Published on Friday January 25, 2013
(out of 4) GOOD
Address: 555 Dundas St. E. (at Sackville St.), 647-748-0555, paintboxbistro.ca
Chef: Randy Farthing
Hours: Lunch, Monday to Friday, 11: 30 a.m. to 2:30 p.m. Dinner, seven days, 5:30 to 10:30 p.m. Brunch, Saturday and Sunday, 10:30 a.m. to 3:30 p.m.
Wheelchair access: Yes
Price: Dinner for two with wine, tax and tip: $80
Paintbox Bistro is unlike anything in Toronto.
This is a good thing.
But Paintbox goes further. It hires people on welfare. It draws from marginalized communities across the city. It aims to make a profit. And it is helping to revitalize Regent Park, one scrumptious roasted heirloom carrot at a time.
The social-housing project that is Regent Park has never been a dining destination. Now, it is drawing residents of nearby Cabbagetown and the Gay Village. Rosedale will be next.
Why? Because Paintbox Bistro is a good place to dine. It’s creative, technically proficient and offers good value. Factor in the social mission and Paintbox is amazing.
The space is tall and modern, the casually set tables occupied by what appear to be fellow visitors to Regent Park. Paint brushes and palettes on the walls bring to life the painting theme, which continues to the menu categories of “primers” (appetizers), “grand strokes” (entrées) and “finishing touches” (desserts).
Since its September opening, the restaurant has undergone big changes. Its first executive chef Matt Cowan left in October due to the greater-than-anticipated stress of training kitchen staff who’ve never wielded a chef’s knife. His opening menu showed promise: reassuringly thick celeriac soup, properly chewy flank steak and a roasted kabocha squash wedge napped by coconut-milk curry that showed vegetarians some respect.
Sous chef Randy Farthing (ex-Bistro Thuet, Mark McEwan’s One) was promoted after Cowan’s departure. He fulfills Paintbox’s potential with a Mediterranean bistro menu torqued by a whimsical presentation.
Take those carrots ($8). Coloured roots — purple, orange and yellow — arrive at the table in a glass meatloaf pan. It is homey but oh-so painterly, with streaks of vivid orange squash purée up the sides and a tangle of cumin-dressed arugula on top.
The cornish hen ($17) is even more unexpected, both for being served on a wooden cutting board and for the skill in preparation. The kitchen cooks it the smart way, separating the dark and white meat. The leg is confited until the flesh practically melts; the skin is admirably crisp. The breast, meanwhile, is roasted to a turn. With it comes soft polenta, braised cippollini onions as sweet as candy balanced by the faint bitterness of crumpled dandelion greens.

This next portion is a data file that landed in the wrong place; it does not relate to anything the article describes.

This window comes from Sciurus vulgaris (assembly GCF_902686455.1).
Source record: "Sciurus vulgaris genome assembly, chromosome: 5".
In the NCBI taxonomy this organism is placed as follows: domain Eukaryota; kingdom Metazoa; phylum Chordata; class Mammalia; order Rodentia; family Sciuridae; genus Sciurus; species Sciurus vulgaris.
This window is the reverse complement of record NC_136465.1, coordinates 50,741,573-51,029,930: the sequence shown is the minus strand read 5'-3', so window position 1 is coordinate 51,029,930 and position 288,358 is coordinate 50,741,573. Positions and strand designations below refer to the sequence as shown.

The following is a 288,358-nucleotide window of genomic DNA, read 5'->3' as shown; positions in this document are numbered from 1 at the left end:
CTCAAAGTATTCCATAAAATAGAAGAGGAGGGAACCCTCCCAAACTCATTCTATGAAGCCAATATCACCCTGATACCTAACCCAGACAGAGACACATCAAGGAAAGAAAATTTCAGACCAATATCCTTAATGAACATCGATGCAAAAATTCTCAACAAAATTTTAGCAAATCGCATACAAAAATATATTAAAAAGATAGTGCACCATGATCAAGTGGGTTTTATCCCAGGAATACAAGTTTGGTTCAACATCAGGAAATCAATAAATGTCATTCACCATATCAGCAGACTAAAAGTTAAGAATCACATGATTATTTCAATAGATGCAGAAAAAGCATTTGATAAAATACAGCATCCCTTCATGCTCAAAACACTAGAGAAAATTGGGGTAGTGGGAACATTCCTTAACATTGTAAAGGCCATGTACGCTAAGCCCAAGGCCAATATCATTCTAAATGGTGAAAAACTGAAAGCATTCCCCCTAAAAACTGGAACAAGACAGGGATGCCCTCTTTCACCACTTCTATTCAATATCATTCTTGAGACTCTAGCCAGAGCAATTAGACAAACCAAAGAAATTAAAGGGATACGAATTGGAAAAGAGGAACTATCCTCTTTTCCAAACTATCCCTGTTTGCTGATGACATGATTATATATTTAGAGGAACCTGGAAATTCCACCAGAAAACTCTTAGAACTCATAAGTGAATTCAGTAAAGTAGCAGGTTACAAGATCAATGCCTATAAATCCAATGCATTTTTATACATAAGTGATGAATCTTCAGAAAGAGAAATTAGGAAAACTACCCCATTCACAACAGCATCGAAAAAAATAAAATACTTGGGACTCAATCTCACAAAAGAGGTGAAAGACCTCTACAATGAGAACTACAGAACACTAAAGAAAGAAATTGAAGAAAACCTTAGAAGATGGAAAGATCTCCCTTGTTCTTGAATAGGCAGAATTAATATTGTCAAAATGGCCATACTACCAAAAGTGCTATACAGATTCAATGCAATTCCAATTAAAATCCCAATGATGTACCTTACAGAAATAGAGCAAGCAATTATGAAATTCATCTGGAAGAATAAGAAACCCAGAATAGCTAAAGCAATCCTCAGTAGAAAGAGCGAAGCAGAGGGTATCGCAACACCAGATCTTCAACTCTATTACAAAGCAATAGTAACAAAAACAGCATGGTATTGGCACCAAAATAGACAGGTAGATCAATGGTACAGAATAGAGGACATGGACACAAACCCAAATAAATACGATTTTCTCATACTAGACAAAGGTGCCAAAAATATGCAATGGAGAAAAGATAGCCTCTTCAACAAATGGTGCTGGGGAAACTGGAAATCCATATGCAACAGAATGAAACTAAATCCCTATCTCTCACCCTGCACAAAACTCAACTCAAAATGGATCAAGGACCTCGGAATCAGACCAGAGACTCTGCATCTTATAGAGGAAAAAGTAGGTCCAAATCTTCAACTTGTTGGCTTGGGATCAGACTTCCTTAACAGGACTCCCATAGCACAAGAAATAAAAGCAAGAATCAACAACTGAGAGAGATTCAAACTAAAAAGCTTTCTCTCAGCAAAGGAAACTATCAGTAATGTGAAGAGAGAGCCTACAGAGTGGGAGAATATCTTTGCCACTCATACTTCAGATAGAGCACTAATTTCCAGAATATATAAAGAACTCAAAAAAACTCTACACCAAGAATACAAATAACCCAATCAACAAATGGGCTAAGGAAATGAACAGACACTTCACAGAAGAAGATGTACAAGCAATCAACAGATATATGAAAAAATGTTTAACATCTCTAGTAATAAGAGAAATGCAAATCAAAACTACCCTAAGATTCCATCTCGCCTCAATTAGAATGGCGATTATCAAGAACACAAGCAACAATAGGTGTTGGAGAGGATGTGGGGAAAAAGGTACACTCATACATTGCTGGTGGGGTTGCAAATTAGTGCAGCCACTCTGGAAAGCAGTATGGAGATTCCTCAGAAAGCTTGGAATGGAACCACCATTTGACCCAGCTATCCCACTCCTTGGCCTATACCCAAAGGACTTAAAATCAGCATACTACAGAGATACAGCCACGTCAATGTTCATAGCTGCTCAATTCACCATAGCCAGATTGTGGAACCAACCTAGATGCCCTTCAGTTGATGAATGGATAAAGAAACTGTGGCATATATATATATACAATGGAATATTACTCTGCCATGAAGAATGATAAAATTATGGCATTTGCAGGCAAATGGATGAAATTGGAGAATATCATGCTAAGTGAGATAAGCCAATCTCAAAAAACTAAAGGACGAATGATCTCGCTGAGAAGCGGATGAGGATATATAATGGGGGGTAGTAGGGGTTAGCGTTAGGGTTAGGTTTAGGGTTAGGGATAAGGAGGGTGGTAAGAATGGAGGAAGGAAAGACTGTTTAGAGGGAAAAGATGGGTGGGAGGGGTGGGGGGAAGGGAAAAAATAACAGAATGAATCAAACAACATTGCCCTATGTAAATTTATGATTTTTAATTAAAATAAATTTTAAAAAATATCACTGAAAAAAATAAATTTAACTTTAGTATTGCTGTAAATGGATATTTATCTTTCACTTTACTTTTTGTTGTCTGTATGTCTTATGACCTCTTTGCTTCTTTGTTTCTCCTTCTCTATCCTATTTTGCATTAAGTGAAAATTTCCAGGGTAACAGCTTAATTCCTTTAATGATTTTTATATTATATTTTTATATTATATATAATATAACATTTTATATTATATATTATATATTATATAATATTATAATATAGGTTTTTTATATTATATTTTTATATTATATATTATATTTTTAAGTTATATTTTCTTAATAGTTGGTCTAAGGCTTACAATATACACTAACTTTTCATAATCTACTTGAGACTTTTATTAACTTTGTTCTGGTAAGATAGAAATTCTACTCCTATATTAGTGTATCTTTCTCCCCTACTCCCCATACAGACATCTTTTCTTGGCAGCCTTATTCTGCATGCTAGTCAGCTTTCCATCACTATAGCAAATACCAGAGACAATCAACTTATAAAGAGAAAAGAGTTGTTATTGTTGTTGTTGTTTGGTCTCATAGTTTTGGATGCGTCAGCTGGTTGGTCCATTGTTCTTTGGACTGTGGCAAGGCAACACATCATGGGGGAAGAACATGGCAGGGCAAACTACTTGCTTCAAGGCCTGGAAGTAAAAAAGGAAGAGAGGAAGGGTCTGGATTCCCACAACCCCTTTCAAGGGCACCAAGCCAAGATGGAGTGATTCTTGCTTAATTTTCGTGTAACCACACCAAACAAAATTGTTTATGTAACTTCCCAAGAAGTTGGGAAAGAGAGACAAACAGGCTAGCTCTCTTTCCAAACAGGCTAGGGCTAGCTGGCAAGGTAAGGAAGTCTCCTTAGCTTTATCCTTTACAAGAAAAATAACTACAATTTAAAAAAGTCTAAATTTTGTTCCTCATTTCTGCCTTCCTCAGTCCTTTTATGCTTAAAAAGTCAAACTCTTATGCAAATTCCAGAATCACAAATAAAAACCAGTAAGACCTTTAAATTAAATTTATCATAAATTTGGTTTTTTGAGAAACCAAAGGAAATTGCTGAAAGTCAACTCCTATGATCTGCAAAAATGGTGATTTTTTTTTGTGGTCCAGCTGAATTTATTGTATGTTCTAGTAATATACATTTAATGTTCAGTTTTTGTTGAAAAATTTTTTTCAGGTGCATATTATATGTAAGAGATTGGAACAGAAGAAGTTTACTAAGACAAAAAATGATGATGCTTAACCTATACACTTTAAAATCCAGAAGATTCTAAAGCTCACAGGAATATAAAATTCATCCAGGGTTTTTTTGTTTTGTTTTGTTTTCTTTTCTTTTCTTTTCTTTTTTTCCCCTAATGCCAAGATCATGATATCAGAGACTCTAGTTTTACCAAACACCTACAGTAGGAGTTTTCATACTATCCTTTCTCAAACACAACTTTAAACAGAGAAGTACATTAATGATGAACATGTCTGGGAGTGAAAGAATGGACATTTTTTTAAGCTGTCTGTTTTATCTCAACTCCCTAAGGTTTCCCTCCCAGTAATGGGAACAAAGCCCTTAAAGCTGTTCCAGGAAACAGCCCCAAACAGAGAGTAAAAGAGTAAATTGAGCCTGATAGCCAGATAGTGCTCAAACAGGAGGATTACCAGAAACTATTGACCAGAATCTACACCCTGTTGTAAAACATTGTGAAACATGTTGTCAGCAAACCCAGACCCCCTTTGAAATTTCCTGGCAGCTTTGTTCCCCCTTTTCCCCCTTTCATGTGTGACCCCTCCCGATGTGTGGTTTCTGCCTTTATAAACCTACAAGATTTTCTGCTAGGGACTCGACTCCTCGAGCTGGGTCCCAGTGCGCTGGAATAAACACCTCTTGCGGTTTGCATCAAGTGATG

A sea bream fillet ($18) looks more blackened than seared, truth be told. It is served with cloves of roasted garlic pungent enough to bring Edward Cullen to his knees. Underneath, a thin disc of rosti makes a surprise appearance, thanks to a menu that doesn’t list every last garnish. It’s a welcome one, as is the softly poached egg inviting us to let the yolk flow.
Paintbox is committed to providing even the so-called extras, like making springy sourdough bread and a sharp and exotically spiced ketchup. The ketchup goes with a tumble of fried cheddar cheese curds in crunchy tempura batter ($6) from the bar menu. Too bad the kitchen tends to undermine its worthy efforts by oversalting the food.
Another fault is the repetition of presentation at dessert ($7), when a humongous crème brûlée is served in the same type of glass pan as the carrots.
Paintbox reverts to a blank canvas only when it comes to table service.
Soft-spoken waiters won’t make you feel cheap for choosing unlimited sparkling water for $3 instead of a $33 bottle of Creekside Sauvignon Blanc from the all-Ontario wine list.
But there’s no question these folk are new to the job. It shows in their stiffness, their uncertainty about when and how to clear plates.
It’s also there in the moment when, after putting down our main courses and realizing we don’t have cutlery, the server asks, “Do you need a fork?”
I overhear the manager explaining the economics of running a restaurant to trainees hanging on every word. They learn to serve and to cook, including in the burgeoning catering department.
From this unlikely recipe for social change also comes a chance to heal what Paintbox director Chris Klugman calls the “broken” restaurant industry.
“I hear a lot of angst about the paradigms in this business,” says Klugman, a chef for 32 years.
“That kind of horrifying Hell’s Kitchen, Gordon Ramsay yelling exists. You can’t yell at marginalized people.”
We’ll call it the quiet food revolution.